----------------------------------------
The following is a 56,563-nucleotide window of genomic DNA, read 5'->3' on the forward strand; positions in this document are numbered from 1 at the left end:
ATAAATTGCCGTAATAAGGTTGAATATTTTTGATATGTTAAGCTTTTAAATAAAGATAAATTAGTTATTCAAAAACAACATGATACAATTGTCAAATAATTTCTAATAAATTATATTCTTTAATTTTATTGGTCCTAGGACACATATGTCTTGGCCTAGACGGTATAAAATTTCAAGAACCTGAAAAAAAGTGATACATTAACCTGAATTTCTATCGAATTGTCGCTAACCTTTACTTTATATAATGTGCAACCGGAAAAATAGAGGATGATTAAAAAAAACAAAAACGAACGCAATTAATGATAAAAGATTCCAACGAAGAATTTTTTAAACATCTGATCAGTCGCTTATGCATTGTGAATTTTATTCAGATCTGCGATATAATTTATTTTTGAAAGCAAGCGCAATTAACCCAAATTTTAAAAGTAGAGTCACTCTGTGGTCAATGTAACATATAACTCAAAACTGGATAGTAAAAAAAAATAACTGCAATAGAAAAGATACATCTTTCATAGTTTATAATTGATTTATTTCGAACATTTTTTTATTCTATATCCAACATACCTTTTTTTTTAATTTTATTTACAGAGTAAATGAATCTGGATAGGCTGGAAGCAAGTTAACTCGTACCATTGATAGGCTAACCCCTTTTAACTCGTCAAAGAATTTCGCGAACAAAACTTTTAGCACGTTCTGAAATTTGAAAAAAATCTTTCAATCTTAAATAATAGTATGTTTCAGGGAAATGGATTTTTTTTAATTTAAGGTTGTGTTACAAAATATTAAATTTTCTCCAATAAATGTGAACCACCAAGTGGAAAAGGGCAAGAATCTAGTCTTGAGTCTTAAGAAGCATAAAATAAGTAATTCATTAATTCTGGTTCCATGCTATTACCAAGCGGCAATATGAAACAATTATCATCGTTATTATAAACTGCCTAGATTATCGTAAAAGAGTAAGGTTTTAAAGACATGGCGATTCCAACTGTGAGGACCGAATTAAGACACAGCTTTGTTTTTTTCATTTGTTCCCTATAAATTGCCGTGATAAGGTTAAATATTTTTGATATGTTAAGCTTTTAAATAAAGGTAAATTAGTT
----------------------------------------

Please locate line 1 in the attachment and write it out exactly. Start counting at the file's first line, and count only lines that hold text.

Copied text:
The following is a 56,563-nucleotide window of genomic DNA, read 5'->3' on the forward strand; positions in this document are numbered from 1 at the left end: